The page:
Nov. 28, 1998: UConn Passes With Room To Spare

The Hartford Courant

UConn's old standby, an effective offense, came back like a long lost friend Saturday. In a 42-34 victory over Hampton University in the first round of the NCAA Division I-AA playoffs, the Huskies scored in every quarter, including four touchdown passes to four receivers on four different patterns.

Eighth-ranked UConn (10-2) plays at No. 1 Georgia Southern (12-0) in the quarterfinals Saturday. Georgia Southern, which has won four I-AA championships, defeated Colgate 49-28 Saturday. In the first game of the season, UConn defeated Colgate, 45-35.

``We were embarrassed last week,'' offensive guard Dennis Callaghan said of UConn's 28-27 victory over UMass, when the offense scored only one touchdown. UConn averages 36 points.

``That's not what our offense is about,'' Callaghan said. ``We tried to make a statement today.''

``We had offensive concerns after the UMass game,'' coach Skip Holtz said.

``When we had things that were open. We didn't do a very good job. We weren't disciplined like we were today.''

Before 6,193 at Memorial Stadium, the Huskies did not make a turnover and senior quarterback Shane Stafford, blessed with time to ponder and pass, was not sacked. In leading UConn to its first postseason victory in its 100-year history, Stafford completed his last 10 passes, including a 44-yard post for a touchdown to wide receiver John Fitzsimmons with 9 minutes, 12 seconds remaining that broke a 28-28 tie.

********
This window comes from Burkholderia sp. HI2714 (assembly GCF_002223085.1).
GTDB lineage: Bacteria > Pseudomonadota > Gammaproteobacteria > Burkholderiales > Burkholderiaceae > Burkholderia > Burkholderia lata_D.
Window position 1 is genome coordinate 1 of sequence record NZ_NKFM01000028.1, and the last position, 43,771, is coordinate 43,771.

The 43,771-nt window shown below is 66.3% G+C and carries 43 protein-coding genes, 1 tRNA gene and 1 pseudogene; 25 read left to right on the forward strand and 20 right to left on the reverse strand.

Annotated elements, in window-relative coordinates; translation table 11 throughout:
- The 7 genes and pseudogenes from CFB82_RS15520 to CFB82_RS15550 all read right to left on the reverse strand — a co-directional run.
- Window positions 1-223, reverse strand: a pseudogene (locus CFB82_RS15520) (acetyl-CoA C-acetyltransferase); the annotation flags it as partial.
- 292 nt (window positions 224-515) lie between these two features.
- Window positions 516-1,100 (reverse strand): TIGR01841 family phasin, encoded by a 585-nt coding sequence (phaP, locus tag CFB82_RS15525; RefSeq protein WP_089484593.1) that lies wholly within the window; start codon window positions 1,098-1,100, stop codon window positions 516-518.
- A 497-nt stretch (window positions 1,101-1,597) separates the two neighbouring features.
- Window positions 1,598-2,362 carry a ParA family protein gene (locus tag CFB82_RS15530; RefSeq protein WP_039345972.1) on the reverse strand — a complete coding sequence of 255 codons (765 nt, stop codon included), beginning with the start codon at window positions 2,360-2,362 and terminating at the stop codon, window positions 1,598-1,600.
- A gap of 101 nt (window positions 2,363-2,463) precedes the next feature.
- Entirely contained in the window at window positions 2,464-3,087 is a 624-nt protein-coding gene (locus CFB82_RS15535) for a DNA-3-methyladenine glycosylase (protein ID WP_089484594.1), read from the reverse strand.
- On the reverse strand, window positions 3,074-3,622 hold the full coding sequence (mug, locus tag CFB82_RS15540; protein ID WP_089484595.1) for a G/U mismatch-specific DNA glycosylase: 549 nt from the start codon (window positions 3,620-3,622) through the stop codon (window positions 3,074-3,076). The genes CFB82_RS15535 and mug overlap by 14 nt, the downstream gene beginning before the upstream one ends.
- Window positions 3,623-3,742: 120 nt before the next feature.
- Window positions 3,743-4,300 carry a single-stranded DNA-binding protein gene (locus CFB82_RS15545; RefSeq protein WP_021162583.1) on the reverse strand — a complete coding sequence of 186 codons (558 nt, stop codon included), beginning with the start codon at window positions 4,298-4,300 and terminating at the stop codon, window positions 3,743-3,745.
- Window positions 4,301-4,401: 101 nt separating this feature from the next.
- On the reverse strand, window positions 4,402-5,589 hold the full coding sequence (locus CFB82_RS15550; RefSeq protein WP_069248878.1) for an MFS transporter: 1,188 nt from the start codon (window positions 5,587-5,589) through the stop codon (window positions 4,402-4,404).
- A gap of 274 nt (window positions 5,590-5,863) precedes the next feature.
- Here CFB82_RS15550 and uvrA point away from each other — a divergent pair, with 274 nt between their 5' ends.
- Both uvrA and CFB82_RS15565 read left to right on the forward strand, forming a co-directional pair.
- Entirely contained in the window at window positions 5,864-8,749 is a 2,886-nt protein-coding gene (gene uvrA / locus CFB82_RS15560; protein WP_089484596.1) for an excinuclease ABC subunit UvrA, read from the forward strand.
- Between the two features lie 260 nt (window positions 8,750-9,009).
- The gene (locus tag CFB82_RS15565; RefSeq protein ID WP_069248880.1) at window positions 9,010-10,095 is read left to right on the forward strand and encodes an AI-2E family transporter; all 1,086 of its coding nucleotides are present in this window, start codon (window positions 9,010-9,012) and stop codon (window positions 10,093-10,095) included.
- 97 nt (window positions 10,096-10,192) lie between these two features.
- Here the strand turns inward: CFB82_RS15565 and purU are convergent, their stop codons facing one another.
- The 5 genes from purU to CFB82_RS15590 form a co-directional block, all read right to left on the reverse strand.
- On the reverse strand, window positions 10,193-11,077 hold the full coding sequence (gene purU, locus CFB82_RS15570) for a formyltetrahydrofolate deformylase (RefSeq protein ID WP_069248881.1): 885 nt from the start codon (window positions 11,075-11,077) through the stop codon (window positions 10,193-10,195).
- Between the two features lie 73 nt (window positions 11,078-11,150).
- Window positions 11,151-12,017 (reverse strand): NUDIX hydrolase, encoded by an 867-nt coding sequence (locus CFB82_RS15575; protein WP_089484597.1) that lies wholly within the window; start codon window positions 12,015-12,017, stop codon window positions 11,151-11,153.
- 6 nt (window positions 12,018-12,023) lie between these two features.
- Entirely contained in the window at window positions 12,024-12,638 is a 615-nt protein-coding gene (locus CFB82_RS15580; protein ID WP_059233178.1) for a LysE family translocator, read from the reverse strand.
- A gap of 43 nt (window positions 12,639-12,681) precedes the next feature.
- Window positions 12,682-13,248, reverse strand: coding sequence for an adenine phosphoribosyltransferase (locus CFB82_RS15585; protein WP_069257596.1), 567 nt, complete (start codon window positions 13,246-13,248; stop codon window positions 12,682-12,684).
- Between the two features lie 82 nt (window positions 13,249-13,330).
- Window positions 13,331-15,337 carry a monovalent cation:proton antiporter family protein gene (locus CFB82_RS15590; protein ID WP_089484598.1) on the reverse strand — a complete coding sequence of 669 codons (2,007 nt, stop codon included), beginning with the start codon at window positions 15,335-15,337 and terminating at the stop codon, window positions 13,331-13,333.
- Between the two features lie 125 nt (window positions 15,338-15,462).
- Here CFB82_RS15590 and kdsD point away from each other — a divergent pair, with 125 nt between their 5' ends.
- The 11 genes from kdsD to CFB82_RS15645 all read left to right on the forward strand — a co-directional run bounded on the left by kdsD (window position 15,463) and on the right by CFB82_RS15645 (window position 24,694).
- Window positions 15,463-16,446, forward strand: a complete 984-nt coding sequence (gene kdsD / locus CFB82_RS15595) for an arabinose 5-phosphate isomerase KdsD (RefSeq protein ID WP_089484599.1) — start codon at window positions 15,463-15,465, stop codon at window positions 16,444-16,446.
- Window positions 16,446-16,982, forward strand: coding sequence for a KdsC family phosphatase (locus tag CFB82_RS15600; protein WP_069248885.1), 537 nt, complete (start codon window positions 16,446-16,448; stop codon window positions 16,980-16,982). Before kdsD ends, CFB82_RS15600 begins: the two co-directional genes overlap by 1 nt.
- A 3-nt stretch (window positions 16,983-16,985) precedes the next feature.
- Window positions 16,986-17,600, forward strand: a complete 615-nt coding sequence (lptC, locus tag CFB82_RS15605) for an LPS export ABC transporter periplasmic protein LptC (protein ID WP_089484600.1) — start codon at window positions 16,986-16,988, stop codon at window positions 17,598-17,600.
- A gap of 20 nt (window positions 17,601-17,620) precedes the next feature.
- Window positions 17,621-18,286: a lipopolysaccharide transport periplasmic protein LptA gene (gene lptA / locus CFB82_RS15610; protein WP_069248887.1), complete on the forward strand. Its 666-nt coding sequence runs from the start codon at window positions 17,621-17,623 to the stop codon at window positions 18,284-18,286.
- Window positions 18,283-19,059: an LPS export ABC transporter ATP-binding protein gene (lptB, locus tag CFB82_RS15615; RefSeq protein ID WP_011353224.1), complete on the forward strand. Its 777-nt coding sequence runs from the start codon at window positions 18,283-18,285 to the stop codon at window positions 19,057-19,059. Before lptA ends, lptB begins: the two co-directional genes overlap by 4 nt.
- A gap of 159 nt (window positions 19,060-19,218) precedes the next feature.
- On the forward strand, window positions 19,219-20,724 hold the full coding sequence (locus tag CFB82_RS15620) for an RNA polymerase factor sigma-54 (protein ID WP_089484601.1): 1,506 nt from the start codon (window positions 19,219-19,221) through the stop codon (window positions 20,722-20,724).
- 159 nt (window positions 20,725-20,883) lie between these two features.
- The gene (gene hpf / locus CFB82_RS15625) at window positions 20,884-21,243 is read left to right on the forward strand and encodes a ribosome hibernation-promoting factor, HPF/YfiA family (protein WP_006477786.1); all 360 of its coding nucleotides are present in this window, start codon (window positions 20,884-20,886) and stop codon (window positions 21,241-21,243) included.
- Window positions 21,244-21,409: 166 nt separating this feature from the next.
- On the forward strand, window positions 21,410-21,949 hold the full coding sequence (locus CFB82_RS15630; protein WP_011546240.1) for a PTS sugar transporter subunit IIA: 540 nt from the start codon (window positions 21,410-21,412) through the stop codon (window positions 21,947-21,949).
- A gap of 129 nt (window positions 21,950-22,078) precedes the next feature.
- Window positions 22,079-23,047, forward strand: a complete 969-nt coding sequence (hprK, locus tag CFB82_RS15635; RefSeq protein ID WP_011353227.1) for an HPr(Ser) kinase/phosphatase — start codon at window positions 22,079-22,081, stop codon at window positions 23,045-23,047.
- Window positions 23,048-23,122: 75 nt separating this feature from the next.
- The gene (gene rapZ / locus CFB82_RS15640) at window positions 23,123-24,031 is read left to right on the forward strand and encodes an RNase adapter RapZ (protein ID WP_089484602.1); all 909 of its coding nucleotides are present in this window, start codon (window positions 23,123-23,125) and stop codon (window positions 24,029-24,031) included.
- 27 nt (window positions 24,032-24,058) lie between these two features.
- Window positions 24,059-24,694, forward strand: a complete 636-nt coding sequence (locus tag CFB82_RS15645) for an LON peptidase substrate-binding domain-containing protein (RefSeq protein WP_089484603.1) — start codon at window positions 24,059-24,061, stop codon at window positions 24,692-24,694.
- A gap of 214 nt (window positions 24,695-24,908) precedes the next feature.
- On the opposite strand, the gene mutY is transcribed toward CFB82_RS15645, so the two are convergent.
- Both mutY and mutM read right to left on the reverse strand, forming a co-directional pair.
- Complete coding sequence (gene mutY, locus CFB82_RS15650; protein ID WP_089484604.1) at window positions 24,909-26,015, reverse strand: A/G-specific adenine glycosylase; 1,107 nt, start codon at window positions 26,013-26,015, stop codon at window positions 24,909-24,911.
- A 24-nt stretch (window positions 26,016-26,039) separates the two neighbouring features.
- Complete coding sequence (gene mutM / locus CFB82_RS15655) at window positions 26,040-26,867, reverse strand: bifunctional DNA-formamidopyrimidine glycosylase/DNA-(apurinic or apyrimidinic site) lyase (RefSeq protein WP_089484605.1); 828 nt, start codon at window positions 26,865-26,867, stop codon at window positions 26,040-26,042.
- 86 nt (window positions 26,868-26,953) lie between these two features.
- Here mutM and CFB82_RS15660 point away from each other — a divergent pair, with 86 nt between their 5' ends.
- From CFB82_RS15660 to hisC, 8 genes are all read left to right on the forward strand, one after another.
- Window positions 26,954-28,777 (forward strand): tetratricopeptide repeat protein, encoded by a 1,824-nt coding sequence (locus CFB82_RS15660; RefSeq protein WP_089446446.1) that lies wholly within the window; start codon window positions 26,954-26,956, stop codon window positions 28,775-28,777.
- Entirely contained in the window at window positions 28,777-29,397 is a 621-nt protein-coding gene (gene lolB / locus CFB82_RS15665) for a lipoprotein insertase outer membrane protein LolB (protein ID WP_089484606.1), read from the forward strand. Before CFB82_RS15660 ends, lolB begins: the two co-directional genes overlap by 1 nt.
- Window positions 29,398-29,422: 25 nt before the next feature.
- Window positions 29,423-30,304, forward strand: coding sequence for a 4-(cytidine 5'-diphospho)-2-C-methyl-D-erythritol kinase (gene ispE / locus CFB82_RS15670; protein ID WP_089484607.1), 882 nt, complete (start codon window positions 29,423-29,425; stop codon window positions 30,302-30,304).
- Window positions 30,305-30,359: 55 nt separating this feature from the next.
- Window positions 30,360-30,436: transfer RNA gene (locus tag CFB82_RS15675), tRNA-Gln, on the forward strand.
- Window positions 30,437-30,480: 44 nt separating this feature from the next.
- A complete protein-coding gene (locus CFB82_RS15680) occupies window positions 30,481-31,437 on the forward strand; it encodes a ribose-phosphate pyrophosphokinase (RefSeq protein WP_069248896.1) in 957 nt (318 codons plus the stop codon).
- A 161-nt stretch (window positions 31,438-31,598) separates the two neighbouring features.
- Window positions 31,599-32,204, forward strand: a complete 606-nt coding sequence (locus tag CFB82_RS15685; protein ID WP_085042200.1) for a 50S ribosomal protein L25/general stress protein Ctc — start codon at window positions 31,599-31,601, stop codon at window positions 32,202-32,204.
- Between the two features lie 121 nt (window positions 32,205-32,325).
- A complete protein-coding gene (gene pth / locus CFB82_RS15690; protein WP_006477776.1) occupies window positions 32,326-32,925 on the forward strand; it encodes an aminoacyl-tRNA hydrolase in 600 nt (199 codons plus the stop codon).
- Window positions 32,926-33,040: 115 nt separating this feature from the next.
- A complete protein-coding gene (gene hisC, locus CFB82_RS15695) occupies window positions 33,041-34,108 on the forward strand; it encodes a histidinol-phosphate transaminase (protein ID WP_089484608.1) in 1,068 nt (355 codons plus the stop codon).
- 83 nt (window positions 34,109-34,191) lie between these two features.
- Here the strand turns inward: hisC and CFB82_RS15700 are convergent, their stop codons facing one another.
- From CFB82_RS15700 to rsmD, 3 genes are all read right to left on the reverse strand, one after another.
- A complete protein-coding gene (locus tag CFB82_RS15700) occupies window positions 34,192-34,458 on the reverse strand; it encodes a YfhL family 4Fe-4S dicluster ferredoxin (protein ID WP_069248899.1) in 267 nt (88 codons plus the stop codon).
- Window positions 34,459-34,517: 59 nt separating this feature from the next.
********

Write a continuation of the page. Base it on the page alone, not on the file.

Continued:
Stafford completed 21 of 30 for 294 yards. His four touchdown passes tied a school record.

``He's been around four years, a good guy,'' Hampton coach Joe Taylor said. ``I don't know how much we helped him today. But he was effective.''

Taylor wasn't pleased with the way his ninth-ranked, run-happy Pirates (9-3) played pass defense. ``We didn't anticipate that much scoring,'' he said. ``When you get to this level, it's because you're playing defense. All we can do is put [the secondary] in the right position. Then they have to make plays. We didn't make enough plays. The bottom line is we didn't cover.''

The Pirates had a lot to cover. Stafford spread his 21 completions to eight receivers. Senior Carl Bond snared a 4- yard pass in the second quarter that gave the Huskies a 21-10 lead. It was Bond's 11th touchdown of the season, a school record.

It was a strange play with six UConn players lined up about 10 yards left of the others. Bond was 1-on-1 with a cornerback.

``From that formation, we had three choices,'' Bond said. ``It was just to confuse them and get me 1-on-1.''

Like almost everything else, it worked.

So did using flanker Tory Taylor as a tailback. The Huskies needed his speed to attack Hampton's perimeter. Their defense had allowed only 97.2 yards a game rushing this season. Going up the middle was a dead end. On nine carries to the outside, Taylor netted 43 yards, just enough to get Hampton's secondary taking a step or two away from pass defense. That enabled Stafford to take some shots at long passes in the second half.

Like two to Fitzsimmons. All of Fitzsimmons' four catches (99 yards and one touchdown) came in the second half. His 28-yard catch to the Hampton 1-yard line set up Recolon Jumpp's touchdown dive, givingthe Huskies a 42-28 lead with 4:30 remaining.

On the pass to Fitzsimmons, Stafford faked a handoff and concealed the ball so well that Hampton gang-tackled a pretender. That gave Stafford time to hit Fitzsimmons.

Stafford picked up the sleight of hand from watching films of former Notre Dame quarterback Rick Mirer.

``I saw how patient he was,'' Stafford said.

When you have time, patience is easy.

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